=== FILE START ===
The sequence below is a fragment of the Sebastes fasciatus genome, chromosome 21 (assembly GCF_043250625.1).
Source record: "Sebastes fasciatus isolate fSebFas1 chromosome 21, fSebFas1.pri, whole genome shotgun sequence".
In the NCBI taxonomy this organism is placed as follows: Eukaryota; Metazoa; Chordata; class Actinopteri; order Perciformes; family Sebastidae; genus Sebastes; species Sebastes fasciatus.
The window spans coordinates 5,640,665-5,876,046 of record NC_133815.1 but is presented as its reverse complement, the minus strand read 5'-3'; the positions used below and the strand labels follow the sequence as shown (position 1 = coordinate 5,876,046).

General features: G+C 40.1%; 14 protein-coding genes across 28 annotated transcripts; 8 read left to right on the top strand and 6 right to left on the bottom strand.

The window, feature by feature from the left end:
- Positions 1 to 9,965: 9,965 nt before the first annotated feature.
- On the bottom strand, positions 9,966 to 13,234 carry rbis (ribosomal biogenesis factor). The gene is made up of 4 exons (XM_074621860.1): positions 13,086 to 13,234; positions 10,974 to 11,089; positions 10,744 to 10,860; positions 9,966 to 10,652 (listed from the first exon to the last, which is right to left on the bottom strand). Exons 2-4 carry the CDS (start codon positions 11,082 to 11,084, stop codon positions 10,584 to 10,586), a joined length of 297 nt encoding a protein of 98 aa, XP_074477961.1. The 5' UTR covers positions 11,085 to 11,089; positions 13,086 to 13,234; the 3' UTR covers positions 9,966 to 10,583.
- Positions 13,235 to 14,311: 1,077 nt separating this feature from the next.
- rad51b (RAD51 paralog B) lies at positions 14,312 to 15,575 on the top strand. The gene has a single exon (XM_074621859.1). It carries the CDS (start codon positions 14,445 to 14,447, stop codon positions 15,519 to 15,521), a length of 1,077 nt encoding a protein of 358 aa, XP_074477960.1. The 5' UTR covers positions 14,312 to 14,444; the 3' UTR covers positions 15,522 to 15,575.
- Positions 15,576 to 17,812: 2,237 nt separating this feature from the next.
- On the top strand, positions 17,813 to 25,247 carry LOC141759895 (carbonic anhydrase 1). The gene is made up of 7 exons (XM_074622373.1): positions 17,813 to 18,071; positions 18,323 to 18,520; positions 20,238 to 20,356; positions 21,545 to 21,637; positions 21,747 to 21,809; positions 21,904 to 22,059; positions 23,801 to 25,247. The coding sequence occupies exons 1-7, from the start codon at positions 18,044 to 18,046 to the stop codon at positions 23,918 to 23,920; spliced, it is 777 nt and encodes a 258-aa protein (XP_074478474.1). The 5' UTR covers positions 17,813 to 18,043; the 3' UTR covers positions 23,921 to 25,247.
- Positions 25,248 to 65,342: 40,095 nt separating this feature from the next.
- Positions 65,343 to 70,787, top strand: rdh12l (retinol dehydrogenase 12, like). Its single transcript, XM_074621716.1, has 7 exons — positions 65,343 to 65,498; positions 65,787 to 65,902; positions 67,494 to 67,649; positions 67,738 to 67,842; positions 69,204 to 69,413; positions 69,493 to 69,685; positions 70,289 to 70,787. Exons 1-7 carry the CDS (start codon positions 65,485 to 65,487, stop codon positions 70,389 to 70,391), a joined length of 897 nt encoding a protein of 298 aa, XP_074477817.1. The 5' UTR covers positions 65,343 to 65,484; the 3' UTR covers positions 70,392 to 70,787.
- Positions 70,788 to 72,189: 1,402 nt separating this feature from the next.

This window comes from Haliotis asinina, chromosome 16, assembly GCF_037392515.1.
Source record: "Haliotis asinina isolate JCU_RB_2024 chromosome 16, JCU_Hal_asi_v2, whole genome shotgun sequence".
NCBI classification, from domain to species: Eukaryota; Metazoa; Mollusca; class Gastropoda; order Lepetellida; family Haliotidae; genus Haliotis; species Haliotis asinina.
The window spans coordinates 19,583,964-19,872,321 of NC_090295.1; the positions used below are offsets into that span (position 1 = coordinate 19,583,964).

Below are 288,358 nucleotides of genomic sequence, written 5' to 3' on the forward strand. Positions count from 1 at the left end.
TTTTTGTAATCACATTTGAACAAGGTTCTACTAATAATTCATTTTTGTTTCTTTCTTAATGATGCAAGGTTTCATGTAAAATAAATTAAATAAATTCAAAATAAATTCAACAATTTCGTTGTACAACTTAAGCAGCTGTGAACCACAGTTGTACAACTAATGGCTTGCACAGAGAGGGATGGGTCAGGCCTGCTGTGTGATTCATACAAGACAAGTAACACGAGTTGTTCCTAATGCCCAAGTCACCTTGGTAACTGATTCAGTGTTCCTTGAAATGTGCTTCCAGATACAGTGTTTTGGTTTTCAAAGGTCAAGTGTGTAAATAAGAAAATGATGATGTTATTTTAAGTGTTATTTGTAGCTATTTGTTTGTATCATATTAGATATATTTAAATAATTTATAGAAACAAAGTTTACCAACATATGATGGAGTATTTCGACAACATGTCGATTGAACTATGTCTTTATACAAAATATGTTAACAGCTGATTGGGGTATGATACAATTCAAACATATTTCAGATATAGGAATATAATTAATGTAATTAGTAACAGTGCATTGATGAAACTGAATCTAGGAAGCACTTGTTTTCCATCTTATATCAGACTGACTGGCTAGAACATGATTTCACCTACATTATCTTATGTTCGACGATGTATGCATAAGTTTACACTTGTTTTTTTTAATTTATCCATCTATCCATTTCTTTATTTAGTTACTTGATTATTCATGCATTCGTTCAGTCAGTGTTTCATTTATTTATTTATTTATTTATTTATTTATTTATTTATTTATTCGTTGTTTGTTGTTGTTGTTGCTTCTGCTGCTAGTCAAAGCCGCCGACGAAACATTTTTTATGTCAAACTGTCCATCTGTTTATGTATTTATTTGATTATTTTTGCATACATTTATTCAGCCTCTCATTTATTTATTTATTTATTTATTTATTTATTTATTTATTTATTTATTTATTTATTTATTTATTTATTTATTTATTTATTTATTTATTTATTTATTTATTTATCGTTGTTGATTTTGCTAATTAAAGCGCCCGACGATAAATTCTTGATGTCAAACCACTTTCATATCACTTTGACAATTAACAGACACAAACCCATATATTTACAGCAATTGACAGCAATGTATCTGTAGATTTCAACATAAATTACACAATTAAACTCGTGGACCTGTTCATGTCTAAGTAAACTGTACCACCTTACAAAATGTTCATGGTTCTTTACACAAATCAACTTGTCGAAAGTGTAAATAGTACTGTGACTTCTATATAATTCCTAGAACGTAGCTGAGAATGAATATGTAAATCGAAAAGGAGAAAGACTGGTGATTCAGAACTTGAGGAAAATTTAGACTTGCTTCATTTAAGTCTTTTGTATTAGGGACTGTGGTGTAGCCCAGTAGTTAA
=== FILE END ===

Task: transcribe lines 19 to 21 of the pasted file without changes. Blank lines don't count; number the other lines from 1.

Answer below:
The window spans coordinates 19,583,964-19,872,321 of NC_090295.1; the positions used below are offsets into that span (position 1 = coordinate 19,583,964).

Below are 288,358 nucleotides of genomic sequence, written 5' to 3' on the forward strand. Positions count from 1 at the left end.
TTTTTGTAATCACATTTGAACAAGGTTCTACTAATAATTCATTTTTGTTTCTTTCTTAATGATGCAAGGTTTCATGTAAAATAAATTAAATAAATTCAAAATAAATTCAACAATTTCGTTGTACAACTTAAGCAGCTGTGAACCACAGTTGTACAACTAATGGCTTGCACAGAGAGGGATGGGTCAGGCCTGCTGTGTGATTCATACAAGACAAGTAACACGAGTTGTTCCTAATGCCCAAGTCACCTTGGTAACTGATTCAGTGTTCCTTGAAATGTGCTTCCAGATACAGTGTTTTGGTTTTCAAAGGTCAAGTGTGTAAATAAGAAAATGATGATGTTATTTTAAGTGTTATTTGTAGCTATTTGTTTGTATCATATTAGATATATTTAAATAATTTATAGAAACAAAGTTTACCAACATATGATGGAGTATTTCGACAACATGTCGATTGAACTATGTCTTTATACAAAATATGTTAACAGCTGATTGGGGTATGATACAATTCAAACATATTTCAGATATAGGAATATAATTAATGTAATTAGTAACAGTGCATTGATGAAACTGAATCTAGGAAGCACTTGTTTTCCATCTTATATCAGACTGACTGGCTAGAACATGATTTCACCTACATTATCTTATGTTCGACGATGTATGCATAAGTTTACACTTGTTTTTTTTAATTTATCCATCTATCCATTTCTTTATTTAGTTACTTGATTATTCATGCATTCGTTCAGTCAGTGTTTCATTTATTTATTTATTTATTTATTTATTTATTTATTTATTTATTCGTTGTTTGTTGTTGTTGTTGCTTCTGCTGCTAGTCAAAGCCGCCGACGAAACATTTTTTATGTCAAACTGTCCATCTGTTTATGTATTTATTTGATTATTTTTGCATACATTTATTCAGCCTCTCATTTATTTATTTATTTATTTATTTATTTATTTATTTATTTATTTATTTATTTATTTATTTATTTATTTATTTATTTATTTATTTATTTATTTATTTATTTATCGTTGTTGATTTTGCTAATTAAAGCGCCCGACGATAAATTCTTGATGTCAAACCACTTTCATATCACTTTGACAATTAACAGACACAAACCCATATATTTACAGCAATTGACAGCAATGTATCTGTAGATTTCAACATAAATTACACAATTAAACTCGTGGACCTGTTCATGTCTAAGTAAACTGTACCACCTTACAAAATGTTCATGGTTCTTTACACAAATCAACTTGTCGAAAGTGTAAATAGTACTGTGACTTCTATATAATTCCTAGAACGTAGCTGAGAATGAATATGTAAATCGAAAAGGAGAAAGACTGGTGATTCAGAACTTGAGGAAAATTTAGACTTGCTTCATTTAAGTCTTTTGTATTAGGGACTGTGGTGTAGCCCAGTAGTTAA